Tag Archives: 1943

1943: PSC Panzer III platoon

I started my 1943 project with a couple of Pak 38 50mm anti-tank guns, and two 81mm mortars for the Germans, and a 6pdr, two 3in mortars and two Vickers machine guns for the British. These were trials for painting and basing techniques. I will come back to them. I want to start my regular blogs with a full-scale platoon. These are Panzer IIIL/M tanks, with the long 50mm guns, using the 1/72 plastic kits from Plastic Soldier Company (PSC).

Why these? I wanted to break away from the late-war pattern of games being dominated by superior German armour. This is what happened with my initial game and its Tigers. So I thought that one platoon of Pz IIIs and one of Pz IVs would be the core of my German tank force. I already had the Pz IVs (Airfix F2s in 1/76), so I thought late Pz IIIs would work well beside them. I had two 1/76 models in my collection, not enough for a platoon. One was a conversion from an Airfix StuG III model (my first ambitious armour conversion), and the second a Matchbox model, which came out after I had made that model (rendering the need for that conversion redundant), and which doesn’t look too bad beside it. Rather than try to find a 1/76 model (like the Matchbox one) and make that up, I though I would try out PSC’s fare, designed for wargamers. The surplus models could then be used as Ns, with the short 75mm guns, to operate alongside my Tigers, as was the German practice at this stage of the war (the Pz IIIN in the Bovington tank museum was captured in Tunisia alongside its famous Tiger). So I ordered a box of three PSC Panzer III J-Ns.

When I opened the box I found the models up to expectations. I quickly decided that the PSC models should be made up as a complete platoon. I could use the parts in the box to make the Ns from my existing models. I then realised that in the sorts of games I was likely to play, I would only want to use one model for such supporting weapons as the N. The other model could be used for an FL, the flamethrower version. There is a picture of one these, knocked out, at Salerno, which is becoming the central campaign for my project, so I know they are in theatre. I can use the Matchbox model for that, and my conversion can be the N, as that means I can discard the rather ropey mantlet that I made for it.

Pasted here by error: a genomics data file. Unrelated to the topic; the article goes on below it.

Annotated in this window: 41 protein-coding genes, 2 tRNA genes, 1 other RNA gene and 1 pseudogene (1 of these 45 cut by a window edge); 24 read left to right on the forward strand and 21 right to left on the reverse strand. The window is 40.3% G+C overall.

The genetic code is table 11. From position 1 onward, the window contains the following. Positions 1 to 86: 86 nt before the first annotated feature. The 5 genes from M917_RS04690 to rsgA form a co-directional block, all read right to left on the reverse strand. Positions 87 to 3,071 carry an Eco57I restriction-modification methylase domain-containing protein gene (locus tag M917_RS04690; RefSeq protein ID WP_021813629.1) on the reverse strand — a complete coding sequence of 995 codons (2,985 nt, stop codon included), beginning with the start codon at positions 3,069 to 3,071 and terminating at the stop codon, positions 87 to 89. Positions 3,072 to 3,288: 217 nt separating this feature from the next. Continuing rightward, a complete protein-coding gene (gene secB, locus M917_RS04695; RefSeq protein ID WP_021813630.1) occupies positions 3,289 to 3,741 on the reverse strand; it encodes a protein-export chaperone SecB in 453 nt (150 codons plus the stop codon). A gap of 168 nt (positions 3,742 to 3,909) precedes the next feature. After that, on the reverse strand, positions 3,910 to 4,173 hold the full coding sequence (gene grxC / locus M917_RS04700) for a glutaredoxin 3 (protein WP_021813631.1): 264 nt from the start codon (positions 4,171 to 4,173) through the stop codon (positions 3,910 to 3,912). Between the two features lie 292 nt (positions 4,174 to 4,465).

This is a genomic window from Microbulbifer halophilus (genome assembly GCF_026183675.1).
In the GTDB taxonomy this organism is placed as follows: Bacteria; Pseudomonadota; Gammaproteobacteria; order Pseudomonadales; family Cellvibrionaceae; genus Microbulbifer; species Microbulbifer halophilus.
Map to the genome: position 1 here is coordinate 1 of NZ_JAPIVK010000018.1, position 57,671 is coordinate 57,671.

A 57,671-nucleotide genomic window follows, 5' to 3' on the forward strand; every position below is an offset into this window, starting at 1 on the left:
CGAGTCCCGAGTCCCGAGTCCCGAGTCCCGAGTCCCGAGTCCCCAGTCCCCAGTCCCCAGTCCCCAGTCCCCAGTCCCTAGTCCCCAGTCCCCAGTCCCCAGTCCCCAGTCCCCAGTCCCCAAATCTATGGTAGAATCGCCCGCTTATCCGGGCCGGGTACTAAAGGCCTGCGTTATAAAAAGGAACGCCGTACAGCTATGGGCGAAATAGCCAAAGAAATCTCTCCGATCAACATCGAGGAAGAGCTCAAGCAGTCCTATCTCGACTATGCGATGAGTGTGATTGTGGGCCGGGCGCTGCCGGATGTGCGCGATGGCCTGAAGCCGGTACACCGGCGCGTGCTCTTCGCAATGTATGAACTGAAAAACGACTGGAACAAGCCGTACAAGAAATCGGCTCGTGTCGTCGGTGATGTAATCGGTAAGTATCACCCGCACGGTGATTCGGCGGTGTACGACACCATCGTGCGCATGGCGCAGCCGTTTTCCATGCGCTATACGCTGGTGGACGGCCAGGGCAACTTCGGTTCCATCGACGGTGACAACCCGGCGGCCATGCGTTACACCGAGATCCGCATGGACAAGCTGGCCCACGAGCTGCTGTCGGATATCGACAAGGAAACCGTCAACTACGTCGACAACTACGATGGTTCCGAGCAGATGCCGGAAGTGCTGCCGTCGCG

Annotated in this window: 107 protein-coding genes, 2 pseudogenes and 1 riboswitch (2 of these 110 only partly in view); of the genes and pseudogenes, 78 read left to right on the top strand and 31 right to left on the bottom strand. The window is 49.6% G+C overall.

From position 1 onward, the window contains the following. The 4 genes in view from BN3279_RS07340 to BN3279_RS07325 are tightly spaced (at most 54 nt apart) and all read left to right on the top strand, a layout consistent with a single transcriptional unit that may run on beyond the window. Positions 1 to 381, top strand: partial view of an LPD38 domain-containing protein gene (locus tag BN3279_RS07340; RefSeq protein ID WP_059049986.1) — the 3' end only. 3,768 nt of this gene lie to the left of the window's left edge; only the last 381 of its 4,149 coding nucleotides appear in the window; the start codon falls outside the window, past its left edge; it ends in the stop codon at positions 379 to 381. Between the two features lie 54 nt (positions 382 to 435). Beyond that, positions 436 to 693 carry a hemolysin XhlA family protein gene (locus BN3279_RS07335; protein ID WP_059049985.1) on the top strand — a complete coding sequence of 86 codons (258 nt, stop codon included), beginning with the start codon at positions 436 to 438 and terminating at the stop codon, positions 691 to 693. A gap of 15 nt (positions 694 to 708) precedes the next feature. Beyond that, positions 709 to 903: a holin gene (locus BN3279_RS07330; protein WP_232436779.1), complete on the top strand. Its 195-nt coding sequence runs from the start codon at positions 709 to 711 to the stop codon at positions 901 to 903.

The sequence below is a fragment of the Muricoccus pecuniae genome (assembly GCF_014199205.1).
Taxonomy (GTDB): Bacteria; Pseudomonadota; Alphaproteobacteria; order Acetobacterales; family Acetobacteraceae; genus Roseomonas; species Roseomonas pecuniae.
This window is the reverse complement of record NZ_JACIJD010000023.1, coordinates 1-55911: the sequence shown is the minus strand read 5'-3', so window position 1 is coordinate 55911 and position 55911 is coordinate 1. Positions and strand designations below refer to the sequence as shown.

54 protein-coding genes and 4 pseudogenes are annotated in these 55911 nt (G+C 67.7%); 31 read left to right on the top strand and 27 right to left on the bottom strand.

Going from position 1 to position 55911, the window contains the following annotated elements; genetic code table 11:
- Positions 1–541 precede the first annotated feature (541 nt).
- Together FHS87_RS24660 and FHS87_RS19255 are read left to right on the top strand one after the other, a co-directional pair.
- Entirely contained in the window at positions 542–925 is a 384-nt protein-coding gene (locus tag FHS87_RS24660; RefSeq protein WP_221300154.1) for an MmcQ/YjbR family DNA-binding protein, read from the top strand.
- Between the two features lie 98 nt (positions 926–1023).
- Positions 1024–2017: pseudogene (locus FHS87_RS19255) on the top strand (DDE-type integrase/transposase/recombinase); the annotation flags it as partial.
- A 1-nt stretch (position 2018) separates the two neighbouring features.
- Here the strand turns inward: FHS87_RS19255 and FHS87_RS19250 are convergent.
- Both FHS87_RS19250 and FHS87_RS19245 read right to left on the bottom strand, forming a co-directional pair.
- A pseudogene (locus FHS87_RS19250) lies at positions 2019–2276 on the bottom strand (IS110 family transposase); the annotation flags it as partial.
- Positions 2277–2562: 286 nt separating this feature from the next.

The next decision was what sort of Pz III for the main tank platoon. My first idea was an L, like the Matchbox model, done up in Afrika Korps colours, as seen in Tunisia (to face of against my Grants, which never made it to Italy, and which I plan to do in desert paint). But as I started to focus on Salerno as my central campaign, I decided to go for M, with its schurtzen – spaced armour. However, since the Germans in Italy mainly only kept the schurtzen on the turret, I would skip the side-skirts. Apparently the narrow roads in Italy made the side armour more trouble than it was worth.

And so on to assembly. I decided to assemble the complete model, including commander and stowage, before painting. I think this adds to the artistic coherence of the resulting model (if I can be so grand) – but we’ll see how that goes. Assembly took slightly longer than I thought. It needs to be done carefully, and the first one took me nearly an hour, in spite of it having many less parts than the old models of my youth (most of the wheels are moulded into the track assembly, for example). Particular care was needed on the turret shurtzen, as this is in two pieces, and the join needs to be as inconspicuous as possible. A modelling knife and file were needed to deal with the sprue attachment points. The next two models were much quicker, perhaps half an hour each. Mostly the mouldings were of very high standard, and fitted together very neatly. The one problem as a bit of a dimple on the extra armour plate on the front hull below the turret. I have tried to fill this in using a bit of gesso (as well as using it to cover the join on the schurtzen). I used to use a product called “body putty” for this, but I don’t have it now and haven’t seen it on offer anywhere. We’ll see if the gesso works.

After the main assembly, which included the tank commander poking out of the turret (in contrast to the closed turrets of my youthful models), I added various items of stowage. These I got from a separate PSC item of tank crew and stowage. I was a bit underwhelmed by this offering, which consists of three identical sprues, with crew figures (for poking out of hatches), jerry-cans, bits of track, tarps and ammunition boxes, and other bits. It also has various small arms. I used one of the crew figures, to contrast with the two alternative poses that came with the main kit. And tarps and jerry cans from one of the sprues. The original kit comes with a few short lengths of track, which are useful. Mostly I piled things up on the rear hull, as this seems to be where the stowage mostly went in practice, with a few other bits elsewhere. We’ll see how it looks in the final mode, but it looks promising. One nice thing is that stowage helps to individualise the tanks.